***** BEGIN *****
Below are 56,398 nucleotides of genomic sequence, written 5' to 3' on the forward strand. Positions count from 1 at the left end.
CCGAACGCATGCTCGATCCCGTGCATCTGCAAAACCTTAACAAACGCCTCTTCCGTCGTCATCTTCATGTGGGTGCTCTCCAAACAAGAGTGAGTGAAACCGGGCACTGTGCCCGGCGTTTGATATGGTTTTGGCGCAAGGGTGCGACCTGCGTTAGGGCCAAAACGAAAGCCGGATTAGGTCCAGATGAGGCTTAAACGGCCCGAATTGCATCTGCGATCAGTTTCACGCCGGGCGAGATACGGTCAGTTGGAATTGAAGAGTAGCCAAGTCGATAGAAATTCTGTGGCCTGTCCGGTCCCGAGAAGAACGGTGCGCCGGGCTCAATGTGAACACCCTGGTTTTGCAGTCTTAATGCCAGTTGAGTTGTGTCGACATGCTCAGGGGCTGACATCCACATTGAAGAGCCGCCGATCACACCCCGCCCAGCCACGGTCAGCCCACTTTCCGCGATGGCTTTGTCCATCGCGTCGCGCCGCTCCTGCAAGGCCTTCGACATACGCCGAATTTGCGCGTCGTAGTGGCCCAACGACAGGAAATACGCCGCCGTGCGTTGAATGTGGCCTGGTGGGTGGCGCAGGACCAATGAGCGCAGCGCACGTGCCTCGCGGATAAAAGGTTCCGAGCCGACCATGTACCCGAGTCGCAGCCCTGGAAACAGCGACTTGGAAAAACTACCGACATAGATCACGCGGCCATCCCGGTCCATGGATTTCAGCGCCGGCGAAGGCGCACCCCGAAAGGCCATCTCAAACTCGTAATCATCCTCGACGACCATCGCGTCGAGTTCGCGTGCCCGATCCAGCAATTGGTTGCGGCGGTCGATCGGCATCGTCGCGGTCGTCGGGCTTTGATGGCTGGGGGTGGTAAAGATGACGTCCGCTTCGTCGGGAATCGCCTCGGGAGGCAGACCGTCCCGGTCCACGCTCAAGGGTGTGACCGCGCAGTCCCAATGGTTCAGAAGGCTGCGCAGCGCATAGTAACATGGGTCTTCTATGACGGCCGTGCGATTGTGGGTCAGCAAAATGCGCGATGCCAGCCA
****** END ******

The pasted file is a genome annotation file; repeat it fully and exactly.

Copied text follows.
Below are 56,398 nucleotides of genomic sequence, written 5' to 3' on the forward strand. Positions count from 1 at the left end.
CCGAACGCATGCTCGATCCCGTGCATCTGCAAAACCTTAACAAACGCCTCTTCCGTCGTCATCTTCATGTGGGTGCTCTCCAAACAAGAGTGAGTGAAACCGGGCACTGTGCCCGGCGTTTGATATGGTTTTGGCGCAAGGGTGCGACCTGCGTTAGGGCCAAAACGAAAGCCGGATTAGGTCCAGATGAGGCTTAAACGGCCCGAATTGCATCTGCGATCAGTTTCACGCCGGGCGAGATACGGTCAGTTGGAATTGAAGAGTAGCCAAGTCGATAGAAATTCTGTGGCCTGTCCGGTCCCGAGAAGAACGGTGCGCCGGGCTCAATGTGAACACCCTGGTTTTGCAGTCTTAATGCCAGTTGAGTTGTGTCGACATGCTCAGGGGCTGACATCCACATTGAAGAGCCGCCGATCACACCCCGCCCAGCCACGGTCAGCCCACTTTCCGCGATGGCTTTGTCCATCGCGTCGCGCCGCTCCTGCAAGGCCTTCGACATACGCCGAATTTGCGCGTCGTAGTGGCCCAACGACAGGAAATACGCCGCCGTGCGTTGAATGTGGCCTGGTGGGTGGCGCAGGACCAATGAGCGCAGCGCACGTGCCTCGCGGATAAAAGGTTCCGAGCCGACCATGTACCCGAGTCGCAGCCCTGGAAACAGCGACTTGGAAAAACTACCGACATAGATCACGCGGCCATCCCGGTCCATGGATTTCAGCGCCGGCGAAGGCGCACCCCGAAAGGCCATCTCAAACTCGTAATCATCCTCGACGACCATCGCGTCGAGTTCGCGTGCCCGATCCAGCAATTGGTTGCGGCGGTCGATCGGCATCGTCGCGGTCGTCGGGCTTTGATGGCTGGGGGTGGTAAAGATGACGTCCGCTTCGTCGGGAATCGCCTCGGGAGGCAGACCGTCCCGGTCCACGCTCAAGGGTGTGACCGCGCAGTCCCAATGGTTCAGAAGGCTGCGCAGCGCATAGTAACATGGGTCTTCTATGACGGCCGTGCGATTGTGGGTCAGCAAAATGCGCGATGCCAGCCA